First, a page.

(urth) Short Story 67: The Marvelous Brass Chess Playing Automaton

Marc Aramini marcaramini at gmail.com
Thu Jul 17 09:45:22 PDT 2014

The Marvelous Brass Chessplaying Automaton*

*I am almost finished with my “Silhouette” write up but still need to
finish reading two novels mentioned in the text for research to see if any
new connections arise, so I am proceeding with a few of the short stories
to more quickly close out the 1970s.

“The Marvelous Brass Chess Playing Automaton”, reprinted in Storeys From
The Old Hotel, was first published in 1977 in *Universe 7. *

SUMMARY WITH SOME GEOGRAPHICAL DETAILS: The story begins with Lame Hans in
jail with his knees up against the bars, playing the machine, pitied by the
narrator, the man who brings him food in jail. It is clear that there are
some remnants of high technology, with weather satellites still in the air
even in a post-nuclear war era characterized by arid, hot droughts. The
women form lines and circles to supplicate for rain on the remains of the
Schlossberg (Castle Hill – historically the site of a fortress and tree
covered hill in Graz, Austria, though the village is called Oder in the
story and is most probably Frankfurt, whose fortress-like nature was
intended to block the Red Army's advance to Berlin). During a truce in the
current German-Russian war, Herr Heitzmann comes (it is still hot after
dark) with his chess painted wagon and Lame Hans. That night, in a
candlelit inn, Heitzmann challenges the learned men of the town, Baumeister
and Eckardt, if they know of any of the great computers of the past age to
have survived. When they reply in the negative, he boasts he has the only
one, which, instead of controlling human affairs, plays chess. He indicates
he is taking it to Dresden, then avers that it cannot be defeated.

Baumeister accepts his challenge and six men carry in the machine. As the
game begins, after Baumeister makes the first move and before he can sit,
the machine responds with a smooth movement of its own piece. Its reactions
are instantaneous. After ten moves Baumeister believes a man must be inside
and demands a look. Heitzmann removes both panels so that the machine can
be seen through, with its circuit cards and innards exposed, and when they
are replaced and the game resumes, Baumeister loses in 22 moves. Albricht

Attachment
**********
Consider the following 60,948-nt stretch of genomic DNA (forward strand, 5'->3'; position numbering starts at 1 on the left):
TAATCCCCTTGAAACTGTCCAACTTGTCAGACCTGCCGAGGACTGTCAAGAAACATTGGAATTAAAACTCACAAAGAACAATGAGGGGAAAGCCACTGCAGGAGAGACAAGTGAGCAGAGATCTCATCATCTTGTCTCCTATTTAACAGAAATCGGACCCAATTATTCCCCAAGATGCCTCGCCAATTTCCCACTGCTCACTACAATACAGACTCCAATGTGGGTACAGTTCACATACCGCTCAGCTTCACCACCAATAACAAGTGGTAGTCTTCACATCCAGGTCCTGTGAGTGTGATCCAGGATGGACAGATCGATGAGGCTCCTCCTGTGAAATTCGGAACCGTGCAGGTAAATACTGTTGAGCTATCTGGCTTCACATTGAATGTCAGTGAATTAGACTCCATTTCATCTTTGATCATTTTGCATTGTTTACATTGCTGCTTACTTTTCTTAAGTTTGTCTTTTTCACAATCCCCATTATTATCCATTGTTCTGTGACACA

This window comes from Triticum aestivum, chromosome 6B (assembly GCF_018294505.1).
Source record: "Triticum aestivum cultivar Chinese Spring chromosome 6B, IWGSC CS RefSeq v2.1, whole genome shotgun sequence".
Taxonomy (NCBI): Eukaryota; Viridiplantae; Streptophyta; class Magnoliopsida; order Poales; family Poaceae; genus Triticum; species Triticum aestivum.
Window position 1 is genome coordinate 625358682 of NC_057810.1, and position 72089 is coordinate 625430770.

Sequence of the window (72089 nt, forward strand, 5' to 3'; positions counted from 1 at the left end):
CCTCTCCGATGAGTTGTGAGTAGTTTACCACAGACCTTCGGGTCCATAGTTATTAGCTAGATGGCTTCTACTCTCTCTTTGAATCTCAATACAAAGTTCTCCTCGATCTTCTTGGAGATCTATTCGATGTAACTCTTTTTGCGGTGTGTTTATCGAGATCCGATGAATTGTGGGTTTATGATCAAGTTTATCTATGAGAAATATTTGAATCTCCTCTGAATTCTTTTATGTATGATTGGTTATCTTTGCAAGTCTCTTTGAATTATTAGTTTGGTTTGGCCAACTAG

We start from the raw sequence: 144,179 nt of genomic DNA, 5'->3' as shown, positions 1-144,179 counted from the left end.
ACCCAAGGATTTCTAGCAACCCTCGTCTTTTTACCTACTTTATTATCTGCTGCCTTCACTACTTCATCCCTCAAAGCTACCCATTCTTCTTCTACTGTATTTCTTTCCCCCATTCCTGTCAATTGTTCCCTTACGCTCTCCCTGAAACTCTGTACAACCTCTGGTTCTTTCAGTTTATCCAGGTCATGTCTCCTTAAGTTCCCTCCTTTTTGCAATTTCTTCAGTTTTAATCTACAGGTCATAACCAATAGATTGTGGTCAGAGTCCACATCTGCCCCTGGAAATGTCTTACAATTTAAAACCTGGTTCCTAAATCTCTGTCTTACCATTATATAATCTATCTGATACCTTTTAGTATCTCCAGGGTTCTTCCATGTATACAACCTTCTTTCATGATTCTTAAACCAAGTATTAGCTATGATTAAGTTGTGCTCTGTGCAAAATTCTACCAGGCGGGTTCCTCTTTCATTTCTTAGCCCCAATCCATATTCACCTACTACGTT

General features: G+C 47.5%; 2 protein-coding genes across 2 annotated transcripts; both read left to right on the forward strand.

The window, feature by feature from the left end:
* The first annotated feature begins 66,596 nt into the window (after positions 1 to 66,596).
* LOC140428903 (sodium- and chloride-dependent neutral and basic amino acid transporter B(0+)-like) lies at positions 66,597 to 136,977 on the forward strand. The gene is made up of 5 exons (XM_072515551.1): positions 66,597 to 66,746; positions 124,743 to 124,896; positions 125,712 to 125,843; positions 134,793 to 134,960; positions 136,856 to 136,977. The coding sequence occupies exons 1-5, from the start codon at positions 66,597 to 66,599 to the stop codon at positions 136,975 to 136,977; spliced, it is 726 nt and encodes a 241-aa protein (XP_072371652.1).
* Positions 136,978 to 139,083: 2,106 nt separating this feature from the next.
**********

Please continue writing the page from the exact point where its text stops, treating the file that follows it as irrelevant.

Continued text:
the moneylender then bets and loses in 14 moves.

Baumeister offers to buy it, and Heitzmann gets him up to 750 kilomarks as
is. Doctor Eckardt continues to play with the machine into the night,
losing 3 games. The dwarf Lame Hans limps in and rents a garret for ten
marks. Here our narrator reveals that from here many things rely on the
testimony of Lame Hans, who has no reason to lie, and that somehow Gretchen
and the dwarf Hans fell in love that night.

In the morning, the machine will not play chess for Baumeister. He talks
with Lame Hans, who reveals some insight into Baumeister's chess
weaknesses. Knowing he was swindled, Baumeister believes he can sell two of
his houses to recover the purchase price of the machine (giving us a fairly
good idea of how expensive the machine is, though the ability of Herr
Heitzmann to front 2000 kilomarks later is a bit astonishing). Baumeister
acknowledges, “I would be willing to believe that you know a great deal
about anything. You play like the devil himself,” of Hans.

A flyer is released with a challenge in the village of Oder Spree in front
of the Inn of the Golden Apples for prospective players to wager against
the machine. Hans meets Heitzmann at the Scharzthor in Furthenwald to
extend the challenge. Hans offers to defeat the machine if Baumeister can
get it operational for the challenge, boasting, “I can beat anybody – you
know that.” Heitzmann fronts Hans 2000 kilomarks and then follows him in a
plastiskin mask.

Hans plans to open a tobacco shop with Gretchen, and he and Baumeister
decide Gretchen can operate the machine according to a preset game. He
contemplates the sounds of the artillery and the marching of the German
forces against the Russians trapped at Kostrzyn (a Polish town – most
definitely Kostrzyn nad Odra on the Polish German border rather than the
more centrally located Kostrzyn) as they go over the preset strategy,
Gretchen stating she is not afraid, since for the prospect of marriage and
a shop, she “would do much worse things than to hide in this thing that
looks like a stove, and play a game.”

Hans shows Baumeister how he hides in the machine, where a panel provides
coverage when the chessboard is unfolded as he lifts his body up to avoid
detection when the machine is open. The iron black pieces are magnetic, and
Gretchen has a hard time getting in the machine. She must remove her gown
and shift to get inside.

The machine is carried out, and the men of the street are glad they aren't
in the army who “serve one of those big guns, which get hot enough to poach
an egg after half a dozen shots, even in ordinary weather.”

Hans does not appear until the last possible second to play the scheduled
game, arriving right at the strike of 9. After five moves, the queen pauses
in its movement, stopping a square short, and then Hans adapts so that he
should lose regardless. The machine proceeds to attack him in an original
fashion, and he hears the guns attacking the Russians booming, and